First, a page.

While sitting in the saddle (and someone holds your horse), keep your feet in the stirrups and draw your knees up over the saddle flaps. This makes the seat bones more defined. Are they pointing forward, back or down?  Change your pelvic tilt to go from hollow backed to rounded and feel where your seat bones go. It helps to move from one extreme to the other after all you can only find warm if you first know hot and cold. Your seat bones should point straight down, (with an equal amount of weight on each) and this should help you be closer to neutral spine. Your stirrups should be at a length that helps position your thigh at approximately 42%- 45% angle, which is shorter than many people ride. With your thighs at this angle and snuggly connected to the saddle you create a more solid base of support for the rest of your body and later can use your thighs, pelvic floor connection and muscle tone to draw the horses back up under you, and correctly put the horse on the bit, instead of riding badly by wiggling and fiddling with the reins to put the horses head down! The final correction at the halt, at this stage, is placing your lower leg back to form a straight line from shoulder, hip, to heel with the riders foot lightly placed in the stirrup.  ‘Generally speaking, I might add that in case of doubt it is better to have the stirrups one hole too short than one hole too long…. If they are too long, you are making a sacrifice for the sake of alleged good form that must be paid for dearly, for every inch of excessive stirrup length loosens the seat and deprives the rider of control.’ (Excerpt from ‘A Complete Book on Training the Horse and Its Rider’, by Waldemar  Seunig 1956).  

The horse is a mirror image of the rider/ and the rider an image of the horse.  One example of this is a crooked horse causing a rider to become crooked or to sit poorly and vice versa. It is however, the responsibility of the rider to first correct their own position, to then enable the horse to change, and not to expect the horse to go correctly when the rider is so crooked. A more experienced rider thinks ‘what should I change in me to correct my horse’ and an even more gifted rider makes body corrections before the horse has a chance to evade, and probably without consciously thinking about it. Obviously, some horses are easier to change than others, with horses that are mentally tough being more difficult to ride.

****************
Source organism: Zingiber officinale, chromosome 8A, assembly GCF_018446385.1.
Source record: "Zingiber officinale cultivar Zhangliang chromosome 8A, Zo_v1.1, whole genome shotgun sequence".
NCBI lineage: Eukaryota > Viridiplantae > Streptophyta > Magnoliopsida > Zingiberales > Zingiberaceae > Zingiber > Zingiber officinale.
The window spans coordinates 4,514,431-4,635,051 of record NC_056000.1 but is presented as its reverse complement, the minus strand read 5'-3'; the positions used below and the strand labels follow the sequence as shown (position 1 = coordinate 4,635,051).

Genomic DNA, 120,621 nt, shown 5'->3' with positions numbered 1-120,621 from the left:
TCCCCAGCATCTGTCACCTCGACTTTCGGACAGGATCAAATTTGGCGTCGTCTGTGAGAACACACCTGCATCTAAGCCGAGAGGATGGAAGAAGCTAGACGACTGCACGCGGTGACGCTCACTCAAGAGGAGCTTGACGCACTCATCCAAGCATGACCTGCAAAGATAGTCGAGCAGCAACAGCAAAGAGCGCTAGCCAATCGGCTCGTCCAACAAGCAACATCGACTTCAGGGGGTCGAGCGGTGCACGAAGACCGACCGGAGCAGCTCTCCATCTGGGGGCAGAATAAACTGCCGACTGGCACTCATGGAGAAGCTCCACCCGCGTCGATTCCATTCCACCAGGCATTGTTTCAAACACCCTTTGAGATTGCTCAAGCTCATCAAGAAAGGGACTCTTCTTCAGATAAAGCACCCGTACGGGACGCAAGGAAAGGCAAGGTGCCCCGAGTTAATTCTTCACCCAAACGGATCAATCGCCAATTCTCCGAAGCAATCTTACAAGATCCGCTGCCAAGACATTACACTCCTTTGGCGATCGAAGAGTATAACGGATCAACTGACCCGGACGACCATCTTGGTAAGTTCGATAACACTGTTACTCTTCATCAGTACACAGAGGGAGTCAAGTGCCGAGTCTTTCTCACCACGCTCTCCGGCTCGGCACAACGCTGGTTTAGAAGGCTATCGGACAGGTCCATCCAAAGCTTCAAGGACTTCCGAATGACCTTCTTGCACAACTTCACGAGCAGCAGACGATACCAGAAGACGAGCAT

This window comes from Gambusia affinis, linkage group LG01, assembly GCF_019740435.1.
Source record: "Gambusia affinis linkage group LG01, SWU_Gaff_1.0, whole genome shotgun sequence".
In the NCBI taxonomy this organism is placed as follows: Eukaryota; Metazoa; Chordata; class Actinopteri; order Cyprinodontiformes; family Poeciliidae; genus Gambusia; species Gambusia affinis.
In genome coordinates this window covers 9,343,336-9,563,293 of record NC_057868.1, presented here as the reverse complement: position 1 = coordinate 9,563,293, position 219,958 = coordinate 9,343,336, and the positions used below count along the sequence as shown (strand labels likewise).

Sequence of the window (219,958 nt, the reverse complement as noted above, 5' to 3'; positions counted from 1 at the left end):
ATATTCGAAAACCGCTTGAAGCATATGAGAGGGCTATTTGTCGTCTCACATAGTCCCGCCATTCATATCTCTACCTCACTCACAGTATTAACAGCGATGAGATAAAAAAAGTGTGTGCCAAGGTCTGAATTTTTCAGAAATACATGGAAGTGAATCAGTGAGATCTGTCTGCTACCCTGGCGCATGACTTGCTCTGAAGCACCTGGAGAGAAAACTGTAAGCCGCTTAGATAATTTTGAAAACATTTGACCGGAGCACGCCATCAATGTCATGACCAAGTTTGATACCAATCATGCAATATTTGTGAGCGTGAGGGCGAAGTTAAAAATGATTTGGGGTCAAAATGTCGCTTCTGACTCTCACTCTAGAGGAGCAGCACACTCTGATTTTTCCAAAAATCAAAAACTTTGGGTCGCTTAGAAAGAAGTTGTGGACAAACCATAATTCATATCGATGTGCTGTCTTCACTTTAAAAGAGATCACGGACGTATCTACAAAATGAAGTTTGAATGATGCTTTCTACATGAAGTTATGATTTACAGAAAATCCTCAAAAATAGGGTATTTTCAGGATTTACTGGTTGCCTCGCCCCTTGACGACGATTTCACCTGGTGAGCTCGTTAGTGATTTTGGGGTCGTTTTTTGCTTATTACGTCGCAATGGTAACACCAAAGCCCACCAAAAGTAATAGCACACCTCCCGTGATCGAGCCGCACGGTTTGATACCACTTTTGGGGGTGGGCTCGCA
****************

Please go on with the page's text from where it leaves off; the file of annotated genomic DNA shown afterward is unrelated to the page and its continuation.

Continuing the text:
The old adage of a rider having shoulder, hip, heel alignment is more important than most riders realize. A phrase from Pony Club! When you keep correct alignment, the horse could be magically removed from under you and you would land on your feet, because you were in a balanced position. If your legs are too far forward and or your shoulders behind the vertical, you would land on your bottom or legs too far back, on your face. Leaning back behind the vertical has become a bit of a fad. Some riders say it’s their driving seat, but it is possible to establish power from the rider’s core and lower back without leaning back, and the rider then doesn’t risk getting too far behind the movement (the seat itself should not actually “push or drive”). Some riders constantly lean back and are very successful riders (and could be better still with some tweeking). But they usually have a really strong core and base of support to compensate for the fault, while most main stream riders do not.

Your mind will play tricks on you.  Your changes may feel bigger than they are and weird. So you need to think of weird as wonderful! Have someone video or take a photo to prove you are now not standing on your head with your feet above your ears!!

 I have just touched on a few basic points, but I hope it will encourage you to reflect on your riding from a different perspective. Mary Wanless is considered the pioneer of rider biomechanics and published her first book in 1987 (Ride with Your Mind books & DVD’s). Mary’s extensive scientific research is not a “new theory” but a new way of approaching your riding. It is interesting that some of her own research is backed up in writings of Waldemar Seunig, considered an “Old Master of Classical Horsemanship”. 

First published in the PVDA magazine.